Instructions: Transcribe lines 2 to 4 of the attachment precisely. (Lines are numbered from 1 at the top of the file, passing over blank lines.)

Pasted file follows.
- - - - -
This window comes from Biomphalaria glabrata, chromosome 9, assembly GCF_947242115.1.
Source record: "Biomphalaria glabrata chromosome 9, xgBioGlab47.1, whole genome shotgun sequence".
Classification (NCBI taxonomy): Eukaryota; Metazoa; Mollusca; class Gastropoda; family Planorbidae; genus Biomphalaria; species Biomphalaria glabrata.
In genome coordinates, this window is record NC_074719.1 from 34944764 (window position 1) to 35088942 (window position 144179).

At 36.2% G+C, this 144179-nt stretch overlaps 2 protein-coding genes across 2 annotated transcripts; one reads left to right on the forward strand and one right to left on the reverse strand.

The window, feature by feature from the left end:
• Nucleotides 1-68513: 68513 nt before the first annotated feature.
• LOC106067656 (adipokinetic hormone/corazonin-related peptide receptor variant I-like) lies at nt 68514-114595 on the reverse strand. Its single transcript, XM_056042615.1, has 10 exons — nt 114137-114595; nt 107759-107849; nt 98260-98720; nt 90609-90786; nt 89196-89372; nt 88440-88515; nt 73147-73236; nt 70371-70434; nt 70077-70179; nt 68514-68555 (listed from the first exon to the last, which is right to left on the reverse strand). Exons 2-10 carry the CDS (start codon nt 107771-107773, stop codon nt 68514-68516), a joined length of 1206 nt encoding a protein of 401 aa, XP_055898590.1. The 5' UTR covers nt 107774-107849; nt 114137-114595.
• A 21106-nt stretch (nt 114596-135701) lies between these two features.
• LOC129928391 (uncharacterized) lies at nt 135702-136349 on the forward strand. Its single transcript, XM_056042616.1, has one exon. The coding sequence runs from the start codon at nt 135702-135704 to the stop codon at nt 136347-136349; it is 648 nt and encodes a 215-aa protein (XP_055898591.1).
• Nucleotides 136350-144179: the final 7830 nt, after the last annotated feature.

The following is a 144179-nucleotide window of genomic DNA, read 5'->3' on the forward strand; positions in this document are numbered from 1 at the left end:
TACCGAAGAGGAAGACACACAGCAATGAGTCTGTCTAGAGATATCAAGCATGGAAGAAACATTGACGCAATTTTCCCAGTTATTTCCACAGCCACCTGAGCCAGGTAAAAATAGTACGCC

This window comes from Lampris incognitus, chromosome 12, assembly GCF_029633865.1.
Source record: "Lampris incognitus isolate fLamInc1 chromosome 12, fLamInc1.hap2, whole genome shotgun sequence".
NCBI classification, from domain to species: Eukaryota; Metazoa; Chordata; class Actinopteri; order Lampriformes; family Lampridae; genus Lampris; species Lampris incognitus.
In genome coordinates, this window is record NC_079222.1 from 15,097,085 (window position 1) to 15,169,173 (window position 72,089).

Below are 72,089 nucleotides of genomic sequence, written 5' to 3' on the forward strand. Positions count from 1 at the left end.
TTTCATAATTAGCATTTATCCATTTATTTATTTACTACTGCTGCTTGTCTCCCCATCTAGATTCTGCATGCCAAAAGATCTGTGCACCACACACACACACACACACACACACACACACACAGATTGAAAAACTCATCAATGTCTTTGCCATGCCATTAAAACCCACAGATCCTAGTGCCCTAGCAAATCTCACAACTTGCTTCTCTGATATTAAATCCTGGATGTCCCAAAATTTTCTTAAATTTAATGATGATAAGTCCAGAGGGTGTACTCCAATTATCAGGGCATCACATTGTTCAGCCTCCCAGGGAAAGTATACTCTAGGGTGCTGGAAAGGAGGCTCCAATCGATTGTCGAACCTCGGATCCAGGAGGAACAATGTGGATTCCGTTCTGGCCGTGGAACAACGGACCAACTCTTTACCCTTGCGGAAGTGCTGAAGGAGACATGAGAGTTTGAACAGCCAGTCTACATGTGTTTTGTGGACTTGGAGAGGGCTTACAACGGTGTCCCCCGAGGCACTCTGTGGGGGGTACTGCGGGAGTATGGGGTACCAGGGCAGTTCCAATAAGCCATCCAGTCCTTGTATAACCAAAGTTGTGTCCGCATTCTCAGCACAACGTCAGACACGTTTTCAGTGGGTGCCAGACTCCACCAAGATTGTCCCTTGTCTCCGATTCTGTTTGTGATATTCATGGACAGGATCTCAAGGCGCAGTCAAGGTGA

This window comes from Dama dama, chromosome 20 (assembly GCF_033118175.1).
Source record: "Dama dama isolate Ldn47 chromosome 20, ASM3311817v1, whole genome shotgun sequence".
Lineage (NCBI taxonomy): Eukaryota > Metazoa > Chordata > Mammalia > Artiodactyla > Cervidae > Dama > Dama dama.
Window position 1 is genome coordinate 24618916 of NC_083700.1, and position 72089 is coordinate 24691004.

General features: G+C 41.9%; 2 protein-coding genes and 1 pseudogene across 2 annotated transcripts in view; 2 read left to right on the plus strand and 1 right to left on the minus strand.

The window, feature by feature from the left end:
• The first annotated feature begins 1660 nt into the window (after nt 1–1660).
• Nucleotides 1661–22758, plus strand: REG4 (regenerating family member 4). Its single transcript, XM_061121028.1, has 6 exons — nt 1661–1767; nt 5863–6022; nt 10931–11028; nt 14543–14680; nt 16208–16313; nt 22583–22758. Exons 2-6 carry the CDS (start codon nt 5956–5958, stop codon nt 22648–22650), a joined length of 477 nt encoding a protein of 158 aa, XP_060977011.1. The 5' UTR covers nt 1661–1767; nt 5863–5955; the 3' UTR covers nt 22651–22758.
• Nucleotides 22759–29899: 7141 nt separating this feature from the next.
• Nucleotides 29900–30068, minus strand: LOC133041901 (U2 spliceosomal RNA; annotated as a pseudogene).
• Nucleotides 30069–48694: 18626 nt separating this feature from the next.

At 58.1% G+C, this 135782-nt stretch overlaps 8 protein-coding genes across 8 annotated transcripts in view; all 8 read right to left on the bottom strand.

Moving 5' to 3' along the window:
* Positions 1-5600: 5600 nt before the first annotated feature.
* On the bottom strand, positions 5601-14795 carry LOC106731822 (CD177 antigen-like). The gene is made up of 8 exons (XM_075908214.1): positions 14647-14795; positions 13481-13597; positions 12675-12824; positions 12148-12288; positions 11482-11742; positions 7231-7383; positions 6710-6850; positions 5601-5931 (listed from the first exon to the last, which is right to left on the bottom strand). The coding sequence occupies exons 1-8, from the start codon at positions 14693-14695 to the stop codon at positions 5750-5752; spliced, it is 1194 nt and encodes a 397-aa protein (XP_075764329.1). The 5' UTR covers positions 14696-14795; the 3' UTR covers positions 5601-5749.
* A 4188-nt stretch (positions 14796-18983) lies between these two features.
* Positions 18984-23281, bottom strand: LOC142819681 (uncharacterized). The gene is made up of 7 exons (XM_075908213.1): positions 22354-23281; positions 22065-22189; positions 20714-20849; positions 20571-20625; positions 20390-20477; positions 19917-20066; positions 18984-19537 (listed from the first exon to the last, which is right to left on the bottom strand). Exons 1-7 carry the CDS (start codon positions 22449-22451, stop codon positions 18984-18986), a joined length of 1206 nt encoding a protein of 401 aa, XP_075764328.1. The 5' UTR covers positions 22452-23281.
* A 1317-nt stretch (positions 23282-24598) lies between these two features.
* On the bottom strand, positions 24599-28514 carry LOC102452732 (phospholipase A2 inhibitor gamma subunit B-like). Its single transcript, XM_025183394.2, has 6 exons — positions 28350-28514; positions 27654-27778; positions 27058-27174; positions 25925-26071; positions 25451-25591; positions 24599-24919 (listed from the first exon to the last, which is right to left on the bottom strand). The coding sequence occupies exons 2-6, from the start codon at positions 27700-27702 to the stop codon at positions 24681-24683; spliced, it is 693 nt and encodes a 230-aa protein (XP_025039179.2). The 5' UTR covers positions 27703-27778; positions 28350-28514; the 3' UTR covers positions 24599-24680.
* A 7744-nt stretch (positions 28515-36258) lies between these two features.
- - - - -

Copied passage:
Source record: "Biomphalaria glabrata chromosome 9, xgBioGlab47.1, whole genome shotgun sequence".
Classification (NCBI taxonomy): Eukaryota; Metazoa; Mollusca; class Gastropoda; family Planorbidae; genus Biomphalaria; species Biomphalaria glabrata.
In genome coordinates, this window is record NC_074719.1 from 34944764 (window position 1) to 35088942 (window position 144179).